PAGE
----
Opinion: The giant school’s emancipatory lessons

Mike Cole and Sara C. Motta defend the record of post-Chávez Venezuela, a country that offers a vision of genuine participatory democracy in stark contrast to the West’s cynical politics

January 14, 2011

Venezuela’s president Hugo Chávez has no “ideology of his own”, claims Felipe Fernández-Armesto in his latest Times Higher Education column (“Lack of laughter is no joke”, 6 January). But in reality, “socialism in the 21st century” has a very distinctive set of underlying principles that differentiate it from its 20th-century European counterpart.

The latter’s predominant features were strong connections with the (white male) organised working class; lines of vertical authority as Stalinism became entrenched; antipathy to religion; lack of ecological awareness; and a general belief that the end justifies the means.

The former, on the other hand, has women of colour playing a central role; the involvement of the informal economy; genuine attempts at participatory democracy; a central focus on the spiritual, in particular indigenous cosmologies and traditions of liberation theology; ecological awareness; and central processes viewed as ends.

The West has declared pre-Chávez Venezuela as the exceptional democratic success story of the postwar period in Latin America; but this democracy was premised on an elite political pact from which large sections of the urban poor were politically delegitimised, socially excluded, culturally silenced and territorially denied. Only since the election of Chávez in 1998 have all the country’s communities found a place on the political map.

Pre-Chávez, Venezuela’s higher education system was notoriously exclusionary and elitist, reproducing a culture of clientelism and personalism. Not surprisingly, it developed frameworks of education and learning that were heavily influenced by the dominant ideas of the West, and the US in particular.

To counter this, one of 21st-century socialism’s central features is the extended role of the educative society, accompanied by mass intellectualism from birth to death (Chávez has described Venezuela as “a giant school”). A central objective of this is to develop the conditions for the production of autonomous and relevant ideas for the development needs of the majority of Venezuelans. It is also a means to overcome the traditional division of labour present within Venezuelan society and politics, in which there were thinkers (the dominant economic and intellectual elite) and doers (those who produced, yet were unable to control or receive the fruits of production).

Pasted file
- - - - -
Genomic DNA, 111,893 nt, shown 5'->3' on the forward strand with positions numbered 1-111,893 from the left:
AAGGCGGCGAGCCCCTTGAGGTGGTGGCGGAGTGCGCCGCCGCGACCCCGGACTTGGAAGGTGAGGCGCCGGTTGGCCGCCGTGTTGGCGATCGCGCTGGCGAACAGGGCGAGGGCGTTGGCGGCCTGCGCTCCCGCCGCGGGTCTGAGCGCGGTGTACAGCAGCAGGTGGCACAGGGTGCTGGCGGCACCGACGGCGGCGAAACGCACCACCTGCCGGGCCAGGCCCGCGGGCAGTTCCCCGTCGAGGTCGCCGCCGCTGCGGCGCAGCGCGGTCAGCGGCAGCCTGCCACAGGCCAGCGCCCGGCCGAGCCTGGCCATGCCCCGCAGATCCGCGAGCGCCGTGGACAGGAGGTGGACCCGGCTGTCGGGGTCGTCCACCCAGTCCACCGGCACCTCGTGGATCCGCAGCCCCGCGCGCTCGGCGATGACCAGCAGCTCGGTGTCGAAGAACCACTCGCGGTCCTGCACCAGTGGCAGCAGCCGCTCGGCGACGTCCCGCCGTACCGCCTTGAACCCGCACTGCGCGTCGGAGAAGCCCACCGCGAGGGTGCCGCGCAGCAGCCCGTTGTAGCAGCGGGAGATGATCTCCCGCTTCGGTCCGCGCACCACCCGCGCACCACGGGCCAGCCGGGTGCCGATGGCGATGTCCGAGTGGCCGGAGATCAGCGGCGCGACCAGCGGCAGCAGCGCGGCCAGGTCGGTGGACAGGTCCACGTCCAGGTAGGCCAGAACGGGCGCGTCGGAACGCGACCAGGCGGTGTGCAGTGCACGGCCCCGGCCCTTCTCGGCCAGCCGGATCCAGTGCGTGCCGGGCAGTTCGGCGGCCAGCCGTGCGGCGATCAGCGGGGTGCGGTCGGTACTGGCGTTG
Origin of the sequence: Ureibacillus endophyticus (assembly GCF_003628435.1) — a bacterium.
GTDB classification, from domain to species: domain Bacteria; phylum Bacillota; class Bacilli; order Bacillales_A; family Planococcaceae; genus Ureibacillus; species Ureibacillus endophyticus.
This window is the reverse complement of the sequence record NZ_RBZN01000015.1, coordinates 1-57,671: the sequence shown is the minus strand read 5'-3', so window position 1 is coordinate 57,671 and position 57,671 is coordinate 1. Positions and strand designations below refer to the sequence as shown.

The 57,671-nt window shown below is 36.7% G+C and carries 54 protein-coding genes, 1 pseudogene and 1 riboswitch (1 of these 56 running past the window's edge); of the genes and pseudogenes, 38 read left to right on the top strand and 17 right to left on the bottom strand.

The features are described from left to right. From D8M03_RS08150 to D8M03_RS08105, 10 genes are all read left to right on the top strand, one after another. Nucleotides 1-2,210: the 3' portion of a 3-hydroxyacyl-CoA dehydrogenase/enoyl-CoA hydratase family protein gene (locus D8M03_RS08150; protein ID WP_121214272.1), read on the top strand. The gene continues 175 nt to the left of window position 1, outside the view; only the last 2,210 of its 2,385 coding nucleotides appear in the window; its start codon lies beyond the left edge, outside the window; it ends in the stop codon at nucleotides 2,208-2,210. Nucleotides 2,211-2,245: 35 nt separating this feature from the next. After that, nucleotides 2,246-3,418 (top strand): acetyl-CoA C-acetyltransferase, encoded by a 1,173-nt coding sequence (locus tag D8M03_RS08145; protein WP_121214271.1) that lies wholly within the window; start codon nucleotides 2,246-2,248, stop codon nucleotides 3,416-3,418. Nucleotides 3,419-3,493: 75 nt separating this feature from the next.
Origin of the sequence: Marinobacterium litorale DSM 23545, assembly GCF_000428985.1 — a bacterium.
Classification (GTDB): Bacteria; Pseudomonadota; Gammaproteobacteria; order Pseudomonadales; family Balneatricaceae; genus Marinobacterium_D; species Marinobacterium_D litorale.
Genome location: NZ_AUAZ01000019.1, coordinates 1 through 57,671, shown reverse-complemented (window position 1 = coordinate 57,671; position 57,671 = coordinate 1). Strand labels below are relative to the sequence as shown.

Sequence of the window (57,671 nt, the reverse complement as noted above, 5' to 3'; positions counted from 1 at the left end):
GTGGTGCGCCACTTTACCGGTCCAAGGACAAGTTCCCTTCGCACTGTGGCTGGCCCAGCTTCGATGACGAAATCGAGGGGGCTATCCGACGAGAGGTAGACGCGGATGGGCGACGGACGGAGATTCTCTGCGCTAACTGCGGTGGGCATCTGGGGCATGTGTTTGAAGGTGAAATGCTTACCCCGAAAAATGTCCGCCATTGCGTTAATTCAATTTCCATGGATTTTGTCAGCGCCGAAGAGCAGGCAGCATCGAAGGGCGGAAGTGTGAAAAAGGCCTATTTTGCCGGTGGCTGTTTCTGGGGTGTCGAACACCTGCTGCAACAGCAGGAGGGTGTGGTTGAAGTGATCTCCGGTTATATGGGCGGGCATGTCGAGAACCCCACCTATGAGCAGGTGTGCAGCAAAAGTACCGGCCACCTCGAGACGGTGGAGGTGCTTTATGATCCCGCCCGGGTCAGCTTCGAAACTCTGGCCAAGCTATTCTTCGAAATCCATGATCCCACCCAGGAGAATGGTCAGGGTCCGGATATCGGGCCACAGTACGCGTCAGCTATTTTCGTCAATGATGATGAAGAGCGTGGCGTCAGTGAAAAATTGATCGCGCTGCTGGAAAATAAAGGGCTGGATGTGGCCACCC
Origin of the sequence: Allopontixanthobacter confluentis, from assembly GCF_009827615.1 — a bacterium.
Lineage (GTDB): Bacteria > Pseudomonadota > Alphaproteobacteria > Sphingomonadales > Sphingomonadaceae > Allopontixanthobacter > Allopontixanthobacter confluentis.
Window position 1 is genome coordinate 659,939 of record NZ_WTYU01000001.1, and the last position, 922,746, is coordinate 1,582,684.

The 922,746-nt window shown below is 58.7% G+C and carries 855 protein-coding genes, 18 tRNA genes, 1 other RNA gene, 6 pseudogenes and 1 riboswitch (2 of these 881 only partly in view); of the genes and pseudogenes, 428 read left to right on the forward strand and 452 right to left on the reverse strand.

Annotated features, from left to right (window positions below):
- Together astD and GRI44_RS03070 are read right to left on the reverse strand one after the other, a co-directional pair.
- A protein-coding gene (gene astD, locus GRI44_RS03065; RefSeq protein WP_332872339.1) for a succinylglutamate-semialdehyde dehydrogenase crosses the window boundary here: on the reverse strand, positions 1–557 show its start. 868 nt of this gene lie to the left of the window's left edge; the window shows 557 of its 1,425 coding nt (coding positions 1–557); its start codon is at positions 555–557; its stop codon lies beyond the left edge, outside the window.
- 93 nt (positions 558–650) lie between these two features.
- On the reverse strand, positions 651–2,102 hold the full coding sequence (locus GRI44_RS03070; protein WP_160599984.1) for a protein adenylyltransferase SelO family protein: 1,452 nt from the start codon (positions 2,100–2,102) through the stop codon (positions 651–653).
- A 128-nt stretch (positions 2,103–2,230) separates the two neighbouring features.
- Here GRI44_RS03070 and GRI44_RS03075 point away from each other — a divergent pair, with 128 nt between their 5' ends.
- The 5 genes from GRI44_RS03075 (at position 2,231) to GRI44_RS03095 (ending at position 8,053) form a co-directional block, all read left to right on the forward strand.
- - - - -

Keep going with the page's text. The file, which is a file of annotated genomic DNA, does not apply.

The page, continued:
Such educative processes are clearly apparent in the Bolivarian University of Venezuela (UBV), where one of us taught. As part of a major attempt to extend access to higher education, UBV is free to all students and seeks to fundamentally challenge the elitism of many traditional universities. Social justice and equality are at the core of its educational content and delivery, and all courses taken there use Participatory Action Research methodology – a multidisciplinary approach linking theory and practice. PAR methodology bases UBV students in their local communities, working on community projects that form a core part of their formal studies.

Mission Sucre is another example of 21st-century socialism’s democratisation of higher education. The programme provides free, ongoing education to the 2 million adult Venezuelans who had not completed their elementary schooling under the old system. The Mission is an attempt to popularise, reform and expand Venezuelan higher education beyond its traditional elitist role. The programme is geared especially towards the most marginalised segments of society and is based in their communities, embedding education in the concrete needs and desires of Venezuela’s poor majority. Yet many professors among the traditional intellectual elite in Caracas’ main universities have refused to go to the barrios to teach in the Mission.

In the absence of any real acknowledgement of the many achievements of the Chávez era, let alone any appreciation of the merits of 21st-century socialism, Fernández-Armesto has joined in the depressingly extensive discourse of “othering” aimed at Venezuela and the popular politics at its heart. He accuses the “regime” of “poverty of spirit” while suggesting the replacement of Simón Bolivar as the nation’s hero with the yellow fever-bearing mosquito; he charges “the noisy little leader” with threatening to waste the country’s resources while bandying around the usual accusations of “tyranny”.

Such discourses serve to minimise the rationality and political agency of Venezuela’s majority and in so doing obfuscate both the emancipatory potential of participatory democracy and the serious shortcomings of representative liberal democracy as historically practised in Venezuela and the global North.

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